Berthe Antonine Mayné was born 21 July 1887 in Ixelles, Belgium. She was a cabaret singer who had had a liaison with Fernand de Villiers, a French soldier who joined the foreign legion and went off to the Belgian Congo. She sang under the stage name of Bella Vielly. One Belgian newspaper, Het Laatste Nieuws, cryptically described her as "being well known in Brussels in circles of pleasure, and was often seen in the company of people who like to wine and dine and enjoy life."
Berthe Antonine Mayné
(Courtesy: Herman de Wulf / Alan Hustak, Canada)
In the winter of 1911 she met a young Montreal hockey player, Quigg Baxter, while she was performing in a Café in Brussels, and the two became lovers. He persuaded her to return to Montreal with him aboard Titanic, and, for the sake of propriety, installed her in her own first class stateroom, C-90, under the pseudonym. "Mrs de Villiers." The night of the disaster, Baxter rushed her into lifeboat 6 with his mother and sister. She slipped a long woollen overcoat over her nightdress, but balked when Quigg wanted her to go in the boat without him. She wanted to back to her cabin to get some jewellery, but Denver socialite Maggie Brown talked her out of it.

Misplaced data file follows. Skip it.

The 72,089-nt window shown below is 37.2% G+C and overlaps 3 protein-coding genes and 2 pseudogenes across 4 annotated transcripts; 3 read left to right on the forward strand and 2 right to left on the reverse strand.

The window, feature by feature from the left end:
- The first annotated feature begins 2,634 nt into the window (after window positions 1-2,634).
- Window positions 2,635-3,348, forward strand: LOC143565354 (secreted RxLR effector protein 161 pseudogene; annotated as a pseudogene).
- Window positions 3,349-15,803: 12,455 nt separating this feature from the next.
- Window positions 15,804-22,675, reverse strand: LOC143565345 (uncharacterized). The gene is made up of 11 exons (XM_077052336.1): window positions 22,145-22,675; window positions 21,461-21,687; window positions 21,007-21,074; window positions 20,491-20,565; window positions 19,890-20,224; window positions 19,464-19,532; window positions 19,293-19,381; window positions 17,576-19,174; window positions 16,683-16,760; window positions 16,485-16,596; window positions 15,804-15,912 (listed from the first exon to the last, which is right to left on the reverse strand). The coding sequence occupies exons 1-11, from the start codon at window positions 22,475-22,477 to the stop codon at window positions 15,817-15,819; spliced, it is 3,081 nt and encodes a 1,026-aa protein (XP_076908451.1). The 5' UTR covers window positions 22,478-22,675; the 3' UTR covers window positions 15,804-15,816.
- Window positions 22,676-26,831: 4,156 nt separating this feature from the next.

After the sinking she stayed in Montreal with the Baxter family for several months, then returned to Europe and resumed her career as a singer in Paris. She never married.
Eventually she retired to a comfortable house in Berchem-Ste-Agathe, a suburb of Brussels. In old age she tried to persuade her nephew that she had been on Titanic with a young Canadian millionaire, but no one believed her. After she died on 11 October 1962, the truth of the story was found in personal clippings, letters and photographs discovered in a shoebox among her personal belongings.
Alan Hustak, Canada
Herman DeWulf, Belgium